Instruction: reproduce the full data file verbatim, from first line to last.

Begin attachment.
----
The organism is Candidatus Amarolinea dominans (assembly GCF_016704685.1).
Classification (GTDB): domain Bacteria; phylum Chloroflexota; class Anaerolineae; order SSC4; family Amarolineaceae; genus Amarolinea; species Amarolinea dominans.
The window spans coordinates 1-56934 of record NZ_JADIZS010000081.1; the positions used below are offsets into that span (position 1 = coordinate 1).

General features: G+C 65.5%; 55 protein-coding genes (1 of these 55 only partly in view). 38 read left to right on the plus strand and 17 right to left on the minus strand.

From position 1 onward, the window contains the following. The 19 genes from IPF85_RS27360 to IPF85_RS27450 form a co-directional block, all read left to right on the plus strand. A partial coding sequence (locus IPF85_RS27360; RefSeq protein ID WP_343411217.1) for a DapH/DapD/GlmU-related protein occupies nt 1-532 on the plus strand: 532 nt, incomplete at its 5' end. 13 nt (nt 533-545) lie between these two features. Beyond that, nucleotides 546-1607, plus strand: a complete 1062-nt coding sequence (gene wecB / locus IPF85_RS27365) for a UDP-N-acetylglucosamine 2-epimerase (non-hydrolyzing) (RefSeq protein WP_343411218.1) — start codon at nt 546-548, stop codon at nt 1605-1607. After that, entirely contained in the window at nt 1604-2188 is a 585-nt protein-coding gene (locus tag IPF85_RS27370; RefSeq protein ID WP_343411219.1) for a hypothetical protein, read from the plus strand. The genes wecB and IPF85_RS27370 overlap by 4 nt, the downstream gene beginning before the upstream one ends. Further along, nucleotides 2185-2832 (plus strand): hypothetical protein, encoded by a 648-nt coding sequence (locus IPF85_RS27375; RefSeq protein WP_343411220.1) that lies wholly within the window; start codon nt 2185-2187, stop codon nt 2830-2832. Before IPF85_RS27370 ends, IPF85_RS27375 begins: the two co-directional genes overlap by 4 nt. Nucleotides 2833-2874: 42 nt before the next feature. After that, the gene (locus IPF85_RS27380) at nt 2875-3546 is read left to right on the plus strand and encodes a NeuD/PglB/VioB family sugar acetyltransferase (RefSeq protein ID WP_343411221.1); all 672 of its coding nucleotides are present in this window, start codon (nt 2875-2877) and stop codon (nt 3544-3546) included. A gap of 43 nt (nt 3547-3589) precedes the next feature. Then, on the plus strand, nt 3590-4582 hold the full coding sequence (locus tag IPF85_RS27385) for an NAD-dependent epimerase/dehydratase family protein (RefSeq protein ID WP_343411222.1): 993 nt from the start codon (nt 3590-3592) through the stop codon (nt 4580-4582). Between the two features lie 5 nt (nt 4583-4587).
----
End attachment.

The organism is Candidatus Amarolinea dominans (assembly GCF_016704685.1).
Classification (GTDB): domain Bacteria; phylum Chloroflexota; class Anaerolineae; order SSC4; family Amarolineaceae; genus Amarolinea; species Amarolinea dominans.
The window spans coordinates 1-56934 of record NZ_JADIZS010000081.1; the positions used below are offsets into that span (position 1 = coordinate 1).

General features: G+C 65.5%; 55 protein-coding genes (1 of these 55 only partly in view). 38 read left to right on the plus strand and 17 right to left on the minus strand.

From position 1 onward, the window contains the following. The 19 genes from IPF85_RS27360 to IPF85_RS27450 form a co-directional block, all read left to right on the plus strand. A partial coding sequence (locus IPF85_RS27360; RefSeq protein ID WP_343411217.1) for a DapH/DapD/GlmU-related protein occupies nt 1-532 on the plus strand: 532 nt, incomplete at its 5' end. 13 nt (nt 533-545) lie between these two features. Beyond that, nucleotides 546-1607, plus strand: a complete 1062-nt coding sequence (gene wecB / locus IPF85_RS27365) for a UDP-N-acetylglucosamine 2-epimerase (non-hydrolyzing) (RefSeq protein WP_343411218.1) — start codon at nt 546-548, stop codon at nt 1605-1607. After that, entirely contained in the window at nt 1604-2188 is a 585-nt protein-coding gene (locus tag IPF85_RS27370; RefSeq protein ID WP_343411219.1) for a hypothetical protein, read from the plus strand. The genes wecB and IPF85_RS27370 overlap by 4 nt, the downstream gene beginning before the upstream one ends. Further along, nucleotides 2185-2832 (plus strand): hypothetical protein, encoded by a 648-nt coding sequence (locus IPF85_RS27375; RefSeq protein WP_343411220.1) that lies wholly within the window; start codon nt 2185-2187, stop codon nt 2830-2832. Before IPF85_RS27370 ends, IPF85_RS27375 begins: the two co-directional genes overlap by 4 nt. Nucleotides 2833-2874: 42 nt before the next feature. After that, the gene (locus IPF85_RS27380) at nt 2875-3546 is read left to right on the plus strand and encodes a NeuD/PglB/VioB family sugar acetyltransferase (RefSeq protein ID WP_343411221.1); all 672 of its coding nucleotides are present in this window, start codon (nt 2875-2877) and stop codon (nt 3544-3546) included. A gap of 43 nt (nt 3547-3589) precedes the next feature. Then, on the plus strand, nt 3590-4582 hold the full coding sequence (locus tag IPF85_RS27385) for an NAD-dependent epimerase/dehydratase family protein (RefSeq protein ID WP_343411222.1): 993 nt from the start codon (nt 3590-3592) through the stop codon (nt 4580-4582). Between the two features lie 5 nt (nt 4583-4587).